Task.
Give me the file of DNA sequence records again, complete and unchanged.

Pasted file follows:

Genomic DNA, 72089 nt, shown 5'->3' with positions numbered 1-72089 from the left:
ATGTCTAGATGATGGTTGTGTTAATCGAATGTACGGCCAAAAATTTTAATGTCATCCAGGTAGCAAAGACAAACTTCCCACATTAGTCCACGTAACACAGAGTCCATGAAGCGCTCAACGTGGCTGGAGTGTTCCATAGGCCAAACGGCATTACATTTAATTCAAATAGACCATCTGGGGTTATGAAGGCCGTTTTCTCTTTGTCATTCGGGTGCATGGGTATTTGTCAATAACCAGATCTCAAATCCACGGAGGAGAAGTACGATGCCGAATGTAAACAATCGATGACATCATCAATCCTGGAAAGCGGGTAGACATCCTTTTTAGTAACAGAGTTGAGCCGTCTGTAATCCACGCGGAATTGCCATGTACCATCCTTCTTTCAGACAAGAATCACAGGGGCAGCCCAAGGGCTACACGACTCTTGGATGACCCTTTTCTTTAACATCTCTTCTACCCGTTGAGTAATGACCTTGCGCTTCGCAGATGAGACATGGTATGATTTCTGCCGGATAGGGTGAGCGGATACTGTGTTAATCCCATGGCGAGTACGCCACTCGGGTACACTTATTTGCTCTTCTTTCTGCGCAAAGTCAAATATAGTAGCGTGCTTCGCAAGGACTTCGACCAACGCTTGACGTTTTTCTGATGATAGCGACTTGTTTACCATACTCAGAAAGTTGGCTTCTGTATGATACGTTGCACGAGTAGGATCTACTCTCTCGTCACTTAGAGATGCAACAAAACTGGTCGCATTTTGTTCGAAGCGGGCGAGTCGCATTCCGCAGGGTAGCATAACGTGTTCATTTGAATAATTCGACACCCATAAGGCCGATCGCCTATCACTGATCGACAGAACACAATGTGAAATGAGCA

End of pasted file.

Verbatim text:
Genomic DNA, 72089 nt, shown 5'->3' with positions numbered 1-72089 from the left:
ATGTCTAGATGATGGTTGTGTTAATCGAATGTACGGCCAAAAATTTTAATGTCATCCAGGTAGCAAAGACAAACTTCCCACATTAGTCCACGTAACACAGAGTCCATGAAGCGCTCAACGTGGCTGGAGTGTTCCATAGGCCAAACGGCATTACATTTAATTCAAATAGACCATCTGGGGTTATGAAGGCCGTTTTCTCTTTGTCATTCGGGTGCATGGGTATTTGTCAATAACCAGATCTCAAATCCACGGAGGAGAAGTACGATGCCGAATGTAAACAATCGATGACATCATCAATCCTGGAAAGCGGGTAGACATCCTTTTTAGTAACAGAGTTGAGCCGTCTGTAATCCACGCGGAATTGCCATGTACCATCCTTCTTTCAGACAAGAATCACAGGGGCAGCCCAAGGGCTACACGACTCTTGGATGACCCTTTTCTTTAACATCTCTTCTACCCGTTGAGTAATGACCTTGCGCTTCGCAGATGAGACATGGTATGATTTCTGCCGGATAGGGTGAGCGGATACTGTGTTAATCCCATGGCGAGTACGCCACTCGGGTACACTTATTTGCTCTTCTTTCTGCGCAAAGTCAAATATAGTAGCGTGCTTCGCAAGGACTTCGACCAACGCTTGACGTTTTTCTGATGATAGCGACTTGTTTACCATACTCAGAAAGTTGGCTTCTGTATGATACGTTGCACGAGTAGGATCTACTCTCTCGTCACTTAGAGATGCAACAAAACTGGTCGCATTTTGTTCGAAGCGGGCGAGTCGCATTCCGCAGGGTAGCATAACGTGTTCATTTGAATAATTCGACACCCATAAGGCCGATCGCCTATCACTGATCGACAGAACACAATGTGAAATGAGCA